Wednesday, 15th of November 2017

How to Manage Your Horses During Drought

While drought conditions are an unfortunate reality for many Australian horse owners, there are simple steps that can be taken to reduce stress and the likelihood of health problems amongst your horses. Read on to find out how you can protect your horses’ long-term wellbeing this Summer…

Feeding

As quality pasture dwindles, horses are more likely to wait under shade for nutrient-rich meals, rather than forage normally. This can lead to poor digestive health and an increased risk of gastrointestinal problems.

Combat this risk by providing large quantities of grass hay to keep your horses eating and occupied. Rubber matting and feeding on non-sandy floors can also help reduce the likelihood of conditions like sand colic, which are more common during drought when grass heights are low.

Health care

Good healthcare is important year round. During Summer, heat, blowing dust, changing feeds and dwindling water supplies can compound the stress your horses are already experiencing, so it’s crucial you ensure their healthcare is properly managed.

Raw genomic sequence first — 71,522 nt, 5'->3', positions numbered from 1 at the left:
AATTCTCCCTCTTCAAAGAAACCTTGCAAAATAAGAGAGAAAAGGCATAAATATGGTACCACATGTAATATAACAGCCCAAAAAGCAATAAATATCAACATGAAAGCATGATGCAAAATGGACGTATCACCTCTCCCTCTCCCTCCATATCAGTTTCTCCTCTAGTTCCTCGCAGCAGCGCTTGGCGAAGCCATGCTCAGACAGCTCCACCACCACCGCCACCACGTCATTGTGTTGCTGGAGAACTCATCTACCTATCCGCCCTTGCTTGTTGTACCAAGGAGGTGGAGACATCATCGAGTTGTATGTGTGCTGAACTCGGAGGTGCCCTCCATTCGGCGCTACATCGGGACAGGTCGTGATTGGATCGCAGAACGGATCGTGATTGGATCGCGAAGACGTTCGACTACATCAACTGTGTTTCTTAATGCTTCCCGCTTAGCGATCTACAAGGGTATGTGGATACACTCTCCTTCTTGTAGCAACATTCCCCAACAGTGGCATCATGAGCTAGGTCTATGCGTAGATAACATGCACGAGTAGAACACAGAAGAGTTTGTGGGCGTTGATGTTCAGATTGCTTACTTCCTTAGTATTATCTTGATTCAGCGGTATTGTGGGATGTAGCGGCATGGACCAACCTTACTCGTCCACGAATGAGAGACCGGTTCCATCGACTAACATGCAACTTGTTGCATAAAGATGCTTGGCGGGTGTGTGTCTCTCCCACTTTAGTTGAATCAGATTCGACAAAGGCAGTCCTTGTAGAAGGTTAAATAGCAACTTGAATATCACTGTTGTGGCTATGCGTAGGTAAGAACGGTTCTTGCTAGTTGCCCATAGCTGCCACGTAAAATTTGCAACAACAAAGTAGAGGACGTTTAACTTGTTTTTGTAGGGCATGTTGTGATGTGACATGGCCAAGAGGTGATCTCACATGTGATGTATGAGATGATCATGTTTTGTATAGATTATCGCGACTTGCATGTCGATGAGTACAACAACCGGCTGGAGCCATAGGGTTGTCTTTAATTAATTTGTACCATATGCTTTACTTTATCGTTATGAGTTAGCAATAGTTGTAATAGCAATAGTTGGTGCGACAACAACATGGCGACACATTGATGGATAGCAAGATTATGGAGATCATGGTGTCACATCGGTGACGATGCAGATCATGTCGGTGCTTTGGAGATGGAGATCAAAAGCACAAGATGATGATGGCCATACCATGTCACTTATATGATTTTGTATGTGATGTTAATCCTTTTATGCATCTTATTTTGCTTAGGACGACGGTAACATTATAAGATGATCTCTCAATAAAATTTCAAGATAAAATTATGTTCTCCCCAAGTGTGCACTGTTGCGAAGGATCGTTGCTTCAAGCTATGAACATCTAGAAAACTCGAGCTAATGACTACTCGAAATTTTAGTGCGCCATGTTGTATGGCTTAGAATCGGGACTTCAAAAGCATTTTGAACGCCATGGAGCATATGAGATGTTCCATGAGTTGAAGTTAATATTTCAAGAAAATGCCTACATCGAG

Routine vaccinations, de-worming, hoof and dental care are paramount for your horses and should not be avoided during drought conditions. Have a plan in place for instances of extreme drought, so you know your horses will continue to receive the care they require.

Access to water

Water sources, such as dams and ponds, may be unable to provide adequate water supplies if a drought persists. A small water trough has several advantages. Not only are they easier to clean and re-fill, but the shallow water depth prevents water wastage, and the build up of bacterial or algae growth.

Allow plenty of room around food and water sources as horses may compete with each other when resources are limited. Water troughs should also be made from strong and lasting materials, such as indestructible polyethylene, so they aren’t easily damaged and your horses don’t risk injury.

Safe housing

Finally, regularly check your horses’ housing for hazards. As green pasture is scarce, horses are more likely to ingest toxic weeds, which are often the only green sources of food. It’s important you learn to recognise toxic weeds in your area and remove them from your property.

Poorly maintained electric fencing and excess leaf litter are also unnecessary fire hazards. Fencing should be routinely checked for damage, such as bending or warping. While traditional post and rail fencing is robust and hardy, polyethylene is a material that’s truly designed to last.